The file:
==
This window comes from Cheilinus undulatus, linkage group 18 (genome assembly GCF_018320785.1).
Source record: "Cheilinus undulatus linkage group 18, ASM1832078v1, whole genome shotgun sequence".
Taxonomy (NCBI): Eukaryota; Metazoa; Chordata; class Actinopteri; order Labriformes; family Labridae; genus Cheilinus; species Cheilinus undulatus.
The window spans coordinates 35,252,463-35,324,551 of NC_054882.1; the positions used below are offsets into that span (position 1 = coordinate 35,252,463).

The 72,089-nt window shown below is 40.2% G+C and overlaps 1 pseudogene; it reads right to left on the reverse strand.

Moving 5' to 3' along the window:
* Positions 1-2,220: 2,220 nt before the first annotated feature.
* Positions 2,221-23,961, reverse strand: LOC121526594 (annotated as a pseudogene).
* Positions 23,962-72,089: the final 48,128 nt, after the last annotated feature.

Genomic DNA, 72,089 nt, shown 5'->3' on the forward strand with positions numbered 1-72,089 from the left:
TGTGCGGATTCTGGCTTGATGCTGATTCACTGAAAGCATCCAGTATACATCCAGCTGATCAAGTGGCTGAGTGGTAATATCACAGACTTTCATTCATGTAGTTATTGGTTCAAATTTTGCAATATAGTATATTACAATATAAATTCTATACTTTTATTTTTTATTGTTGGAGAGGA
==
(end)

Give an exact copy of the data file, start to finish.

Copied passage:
This window comes from Cheilinus undulatus, linkage group 18 (genome assembly GCF_018320785.1).
Source record: "Cheilinus undulatus linkage group 18, ASM1832078v1, whole genome shotgun sequence".
Taxonomy (NCBI): Eukaryota; Metazoa; Chordata; class Actinopteri; order Labriformes; family Labridae; genus Cheilinus; species Cheilinus undulatus.
The window spans coordinates 35,252,463-35,324,551 of NC_054882.1; the positions used below are offsets into that span (position 1 = coordinate 35,252,463).

The 72,089-nt window shown below is 40.2% G+C and overlaps 1 pseudogene; it reads right to left on the reverse strand.

Moving 5' to 3' along the window:
* Positions 1-2,220: 2,220 nt before the first annotated feature.
* Positions 2,221-23,961, reverse strand: LOC121526594 (annotated as a pseudogene).
* Positions 23,962-72,089: the final 48,128 nt, after the last annotated feature.

Genomic DNA, 72,089 nt, shown 5'->3' on the forward strand with positions numbered 1-72,089 from the left:
TGTGCGGATTCTGGCTTGATGCTGATTCACTGAAAGCATCCAGTATACATCCAGCTGATCAAGTGGCTGAGTGGTAATATCACAGACTTTCATTCATGTAGTTATTGGTTCAAATTTTGCAATATAGTATATTACAATATAAATTCTATACTTTTATTTTTTATTGTTGGAGAGGA